BEIJING — China has warned that any agreements with Washington in their talks on settling a sprawling trade dispute “will not take effect” if threatened U.S. sanctions including tariff hikes go ahead.
The statement Sunday came shortly after delegations led by U.S. Commerce Secretary Wilbur Ross and China’s top economic official, Vice Premier Liu He, held another round of talks on China’s pledge to narrow its trade surplus with the United States by purchasing more American goods.
The Chinese statement said the two sides made “positive and concrete progress,” but neither side released details.
The statement said, “If the United States introduces trade sanctions including increasing tariffs, all the economic and trade achievements negotiated by the two parties will not take effect.”
Ross said U.S. and Chinese officials have discussed specific American export items Beijing might buy as part of its pledge to narrow its trade surplus with the United States.
The two sides began a new round of talks in Beijing this weekend aimed at settling a simmering trade dispute.
Ross gave no details at the start of his meeting Sunday with Liu, China’s top economic official. But Chinese envoys promised after the last high-level meeting in Washington in mid-May to buy more American farm goods and energy products.
President Donald Trump is pressing Beijing to narrow its politically volatile surplus in trade in goods with the United States, which reached a record $375.2 billion last year. He’s threatening to hike duties on up to $150 billion of Chinese imports.
“Our meetings so far have been friendly and frank, and covered some useful topics about specific export items,” Ross said.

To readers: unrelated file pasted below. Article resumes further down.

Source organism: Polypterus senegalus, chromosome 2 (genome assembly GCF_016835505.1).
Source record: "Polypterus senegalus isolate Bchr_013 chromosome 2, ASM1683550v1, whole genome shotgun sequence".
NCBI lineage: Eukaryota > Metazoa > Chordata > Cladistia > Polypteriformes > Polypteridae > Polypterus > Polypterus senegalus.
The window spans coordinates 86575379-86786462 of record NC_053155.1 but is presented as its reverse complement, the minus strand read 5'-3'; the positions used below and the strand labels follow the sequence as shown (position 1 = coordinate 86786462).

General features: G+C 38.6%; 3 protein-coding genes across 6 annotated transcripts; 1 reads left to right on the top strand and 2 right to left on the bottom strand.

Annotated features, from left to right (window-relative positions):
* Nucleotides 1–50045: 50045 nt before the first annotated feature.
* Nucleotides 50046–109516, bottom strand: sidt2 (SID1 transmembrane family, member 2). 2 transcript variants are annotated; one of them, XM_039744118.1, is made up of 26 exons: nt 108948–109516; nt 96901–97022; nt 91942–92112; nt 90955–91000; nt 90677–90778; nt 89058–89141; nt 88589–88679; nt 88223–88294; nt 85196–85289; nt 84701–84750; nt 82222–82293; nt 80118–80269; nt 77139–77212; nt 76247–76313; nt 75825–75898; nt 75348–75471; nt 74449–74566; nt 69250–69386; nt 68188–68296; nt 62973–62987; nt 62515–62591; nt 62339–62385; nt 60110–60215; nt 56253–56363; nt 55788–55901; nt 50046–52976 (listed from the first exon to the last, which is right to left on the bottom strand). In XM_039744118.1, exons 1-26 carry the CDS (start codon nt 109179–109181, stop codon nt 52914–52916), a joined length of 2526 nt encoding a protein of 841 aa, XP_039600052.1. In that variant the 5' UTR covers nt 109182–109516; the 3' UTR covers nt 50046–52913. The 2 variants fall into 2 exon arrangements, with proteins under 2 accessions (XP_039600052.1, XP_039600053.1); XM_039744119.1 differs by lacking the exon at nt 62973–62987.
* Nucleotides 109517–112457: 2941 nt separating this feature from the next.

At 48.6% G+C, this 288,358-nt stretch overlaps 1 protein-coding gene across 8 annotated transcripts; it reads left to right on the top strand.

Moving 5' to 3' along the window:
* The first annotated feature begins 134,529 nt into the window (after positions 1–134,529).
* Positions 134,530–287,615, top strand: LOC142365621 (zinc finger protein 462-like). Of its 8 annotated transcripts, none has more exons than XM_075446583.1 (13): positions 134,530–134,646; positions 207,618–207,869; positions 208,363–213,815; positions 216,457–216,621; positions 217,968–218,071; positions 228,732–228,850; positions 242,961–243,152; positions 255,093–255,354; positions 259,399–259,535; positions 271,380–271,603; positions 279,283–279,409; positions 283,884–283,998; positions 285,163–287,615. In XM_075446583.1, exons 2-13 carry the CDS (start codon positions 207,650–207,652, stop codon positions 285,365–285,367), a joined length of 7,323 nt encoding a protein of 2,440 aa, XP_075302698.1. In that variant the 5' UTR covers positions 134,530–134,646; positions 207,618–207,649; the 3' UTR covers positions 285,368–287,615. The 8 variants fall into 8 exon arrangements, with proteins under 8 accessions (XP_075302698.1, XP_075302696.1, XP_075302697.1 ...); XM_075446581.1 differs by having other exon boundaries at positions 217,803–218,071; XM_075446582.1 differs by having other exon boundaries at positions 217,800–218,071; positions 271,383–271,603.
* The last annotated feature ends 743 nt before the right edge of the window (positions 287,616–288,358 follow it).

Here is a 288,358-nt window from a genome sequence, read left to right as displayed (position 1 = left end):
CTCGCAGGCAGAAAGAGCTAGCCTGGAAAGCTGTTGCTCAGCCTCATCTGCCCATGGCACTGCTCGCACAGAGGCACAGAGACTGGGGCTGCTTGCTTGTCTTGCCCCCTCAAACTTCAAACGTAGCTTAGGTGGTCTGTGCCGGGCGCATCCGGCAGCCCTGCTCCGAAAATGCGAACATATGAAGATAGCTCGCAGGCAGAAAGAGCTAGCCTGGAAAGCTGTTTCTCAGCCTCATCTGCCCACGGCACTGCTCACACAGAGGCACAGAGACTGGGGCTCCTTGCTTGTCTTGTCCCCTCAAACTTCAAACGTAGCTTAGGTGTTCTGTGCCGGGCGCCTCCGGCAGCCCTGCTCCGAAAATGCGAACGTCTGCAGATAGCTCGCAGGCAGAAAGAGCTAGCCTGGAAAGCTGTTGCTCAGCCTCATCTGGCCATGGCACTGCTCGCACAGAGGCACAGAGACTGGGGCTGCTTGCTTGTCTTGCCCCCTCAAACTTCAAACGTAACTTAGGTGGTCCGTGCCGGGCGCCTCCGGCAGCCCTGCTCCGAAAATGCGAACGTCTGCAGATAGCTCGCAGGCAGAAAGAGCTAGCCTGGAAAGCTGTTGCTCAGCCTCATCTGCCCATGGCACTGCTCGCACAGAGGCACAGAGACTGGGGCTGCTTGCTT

Ross was accompanied by agricultural, treasury and trade officials. Liu’s delegation included China’s central bank governor and commerce minister.
There was no indication whether the talks also would take up American complaints that Beijing steals or pressures foreign companies regarding their technology. The White House renewed a threat this week to hike duties on $50 billion of Chinese technology-related goods over that dispute.
Private sector analysts say that while Beijing is willing to compromise on its trade surplus, it will resist changes that might threaten plans to transform China into a global technology competitor.
Ross had a working dinner Saturday evening with Liu, also at the same guesthouse in Beijing.
China has promised to “significantly increase” purchases of farm goods, energy and other products and services. Still, Beijing resisted pressure to commit to a specific target of narrowing its annual surplus with the United States by $200 billion.